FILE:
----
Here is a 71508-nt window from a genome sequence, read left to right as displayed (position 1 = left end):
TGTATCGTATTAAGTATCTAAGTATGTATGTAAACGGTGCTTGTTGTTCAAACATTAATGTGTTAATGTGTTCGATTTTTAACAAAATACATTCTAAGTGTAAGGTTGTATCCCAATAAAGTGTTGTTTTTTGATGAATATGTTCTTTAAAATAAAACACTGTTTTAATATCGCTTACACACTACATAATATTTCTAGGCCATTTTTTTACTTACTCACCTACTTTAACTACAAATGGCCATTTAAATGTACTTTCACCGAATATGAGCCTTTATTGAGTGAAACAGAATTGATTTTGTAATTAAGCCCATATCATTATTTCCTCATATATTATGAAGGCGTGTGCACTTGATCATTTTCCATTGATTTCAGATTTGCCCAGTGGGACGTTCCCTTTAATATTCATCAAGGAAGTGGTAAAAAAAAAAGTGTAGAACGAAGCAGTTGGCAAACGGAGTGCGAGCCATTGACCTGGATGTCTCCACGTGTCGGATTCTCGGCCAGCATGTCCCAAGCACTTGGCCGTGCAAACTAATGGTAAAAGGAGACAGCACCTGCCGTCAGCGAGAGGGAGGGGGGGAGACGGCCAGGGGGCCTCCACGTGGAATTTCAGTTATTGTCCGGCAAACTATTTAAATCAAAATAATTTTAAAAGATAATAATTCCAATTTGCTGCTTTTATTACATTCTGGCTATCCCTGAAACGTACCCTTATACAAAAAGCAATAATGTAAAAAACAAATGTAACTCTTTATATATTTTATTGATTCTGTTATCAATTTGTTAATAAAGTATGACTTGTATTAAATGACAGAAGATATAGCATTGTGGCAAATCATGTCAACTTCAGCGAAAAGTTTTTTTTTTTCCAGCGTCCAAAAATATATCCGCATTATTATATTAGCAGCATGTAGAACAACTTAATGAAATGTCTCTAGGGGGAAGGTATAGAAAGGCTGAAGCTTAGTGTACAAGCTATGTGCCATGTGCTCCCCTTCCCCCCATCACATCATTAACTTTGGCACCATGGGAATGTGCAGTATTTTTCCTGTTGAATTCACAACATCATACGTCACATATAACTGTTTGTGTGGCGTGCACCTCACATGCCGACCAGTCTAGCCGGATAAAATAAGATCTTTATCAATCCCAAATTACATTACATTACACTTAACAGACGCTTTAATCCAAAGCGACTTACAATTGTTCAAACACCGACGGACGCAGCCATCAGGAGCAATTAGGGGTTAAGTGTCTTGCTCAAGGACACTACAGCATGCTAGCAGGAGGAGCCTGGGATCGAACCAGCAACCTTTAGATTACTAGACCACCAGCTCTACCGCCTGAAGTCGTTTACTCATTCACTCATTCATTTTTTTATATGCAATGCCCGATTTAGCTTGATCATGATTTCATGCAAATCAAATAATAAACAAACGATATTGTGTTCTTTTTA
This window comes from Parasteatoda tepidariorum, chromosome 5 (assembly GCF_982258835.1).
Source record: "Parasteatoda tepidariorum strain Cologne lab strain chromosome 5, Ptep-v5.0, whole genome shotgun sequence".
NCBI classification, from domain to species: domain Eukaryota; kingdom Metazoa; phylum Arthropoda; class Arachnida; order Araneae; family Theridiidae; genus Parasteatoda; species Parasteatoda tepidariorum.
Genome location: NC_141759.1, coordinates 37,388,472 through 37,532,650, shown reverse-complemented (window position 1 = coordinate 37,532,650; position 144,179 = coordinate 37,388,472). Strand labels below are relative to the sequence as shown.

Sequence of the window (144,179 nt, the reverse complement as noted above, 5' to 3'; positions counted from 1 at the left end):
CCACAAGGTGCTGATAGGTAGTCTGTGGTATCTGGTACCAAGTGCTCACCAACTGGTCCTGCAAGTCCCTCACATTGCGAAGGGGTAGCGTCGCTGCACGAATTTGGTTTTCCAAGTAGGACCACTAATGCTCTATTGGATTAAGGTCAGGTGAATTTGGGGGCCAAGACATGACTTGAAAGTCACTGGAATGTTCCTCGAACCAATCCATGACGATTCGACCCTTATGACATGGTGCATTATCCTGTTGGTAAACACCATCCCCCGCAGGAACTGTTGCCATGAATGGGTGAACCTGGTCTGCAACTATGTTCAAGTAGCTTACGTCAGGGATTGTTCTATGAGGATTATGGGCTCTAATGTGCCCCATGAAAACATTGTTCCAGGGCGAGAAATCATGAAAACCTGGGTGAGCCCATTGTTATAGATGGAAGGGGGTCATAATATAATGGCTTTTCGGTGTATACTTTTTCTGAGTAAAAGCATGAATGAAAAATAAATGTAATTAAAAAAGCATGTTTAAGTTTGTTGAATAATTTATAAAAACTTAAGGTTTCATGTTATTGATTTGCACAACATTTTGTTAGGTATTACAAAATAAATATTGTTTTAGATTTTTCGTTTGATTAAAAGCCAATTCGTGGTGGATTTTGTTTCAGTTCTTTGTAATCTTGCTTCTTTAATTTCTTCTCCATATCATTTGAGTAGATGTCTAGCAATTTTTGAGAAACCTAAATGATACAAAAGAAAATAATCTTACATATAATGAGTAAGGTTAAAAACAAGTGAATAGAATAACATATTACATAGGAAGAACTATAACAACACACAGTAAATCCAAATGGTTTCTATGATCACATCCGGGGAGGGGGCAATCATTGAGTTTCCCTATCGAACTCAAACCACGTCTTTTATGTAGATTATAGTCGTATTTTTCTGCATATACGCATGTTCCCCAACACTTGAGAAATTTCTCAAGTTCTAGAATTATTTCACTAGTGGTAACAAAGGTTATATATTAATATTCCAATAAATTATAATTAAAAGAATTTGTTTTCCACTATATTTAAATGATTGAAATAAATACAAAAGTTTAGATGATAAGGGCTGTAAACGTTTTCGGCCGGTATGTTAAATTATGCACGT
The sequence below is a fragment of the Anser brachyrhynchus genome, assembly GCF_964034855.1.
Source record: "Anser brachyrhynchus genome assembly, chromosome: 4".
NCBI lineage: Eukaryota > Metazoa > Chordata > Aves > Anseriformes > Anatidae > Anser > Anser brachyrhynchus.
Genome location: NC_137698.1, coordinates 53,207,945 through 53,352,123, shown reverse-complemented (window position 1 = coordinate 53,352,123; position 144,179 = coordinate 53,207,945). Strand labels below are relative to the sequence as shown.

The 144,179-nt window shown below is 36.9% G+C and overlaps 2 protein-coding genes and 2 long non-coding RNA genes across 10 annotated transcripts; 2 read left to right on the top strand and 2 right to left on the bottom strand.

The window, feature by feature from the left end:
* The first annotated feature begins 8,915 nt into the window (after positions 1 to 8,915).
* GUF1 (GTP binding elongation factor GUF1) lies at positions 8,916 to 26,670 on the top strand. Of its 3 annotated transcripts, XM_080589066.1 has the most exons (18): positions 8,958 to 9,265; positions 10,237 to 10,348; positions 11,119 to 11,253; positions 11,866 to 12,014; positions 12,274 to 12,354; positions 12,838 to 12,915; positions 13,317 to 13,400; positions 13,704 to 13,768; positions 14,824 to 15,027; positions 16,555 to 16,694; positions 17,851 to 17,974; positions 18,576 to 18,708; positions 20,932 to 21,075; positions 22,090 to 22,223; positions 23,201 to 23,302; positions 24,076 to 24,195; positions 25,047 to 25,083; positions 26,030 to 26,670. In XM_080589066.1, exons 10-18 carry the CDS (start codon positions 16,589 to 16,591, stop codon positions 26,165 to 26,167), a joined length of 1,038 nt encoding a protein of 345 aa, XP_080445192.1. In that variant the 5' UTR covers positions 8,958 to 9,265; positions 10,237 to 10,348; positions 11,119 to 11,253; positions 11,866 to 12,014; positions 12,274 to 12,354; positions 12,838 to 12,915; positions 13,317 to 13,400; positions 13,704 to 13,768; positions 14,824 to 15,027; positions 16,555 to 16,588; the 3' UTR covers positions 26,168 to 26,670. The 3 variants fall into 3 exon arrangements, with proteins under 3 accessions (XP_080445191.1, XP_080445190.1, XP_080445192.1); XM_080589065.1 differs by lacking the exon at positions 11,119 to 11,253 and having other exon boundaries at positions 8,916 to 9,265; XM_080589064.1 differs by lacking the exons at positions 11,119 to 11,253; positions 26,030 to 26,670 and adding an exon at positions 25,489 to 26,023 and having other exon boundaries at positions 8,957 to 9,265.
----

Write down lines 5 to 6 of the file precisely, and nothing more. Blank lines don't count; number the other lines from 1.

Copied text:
NCBI classification, from domain to species: domain Eukaryota; kingdom Metazoa; phylum Arthropoda; class Arachnida; order Araneae; family Theridiidae; genus Parasteatoda; species Parasteatoda tepidariorum.
Genome location: NC_141759.1, coordinates 37,388,472 through 37,532,650, shown reverse-complemented (window position 1 = coordinate 37,532,650; position 144,179 = coordinate 37,388,472). Strand labels below are relative to the sequence as shown.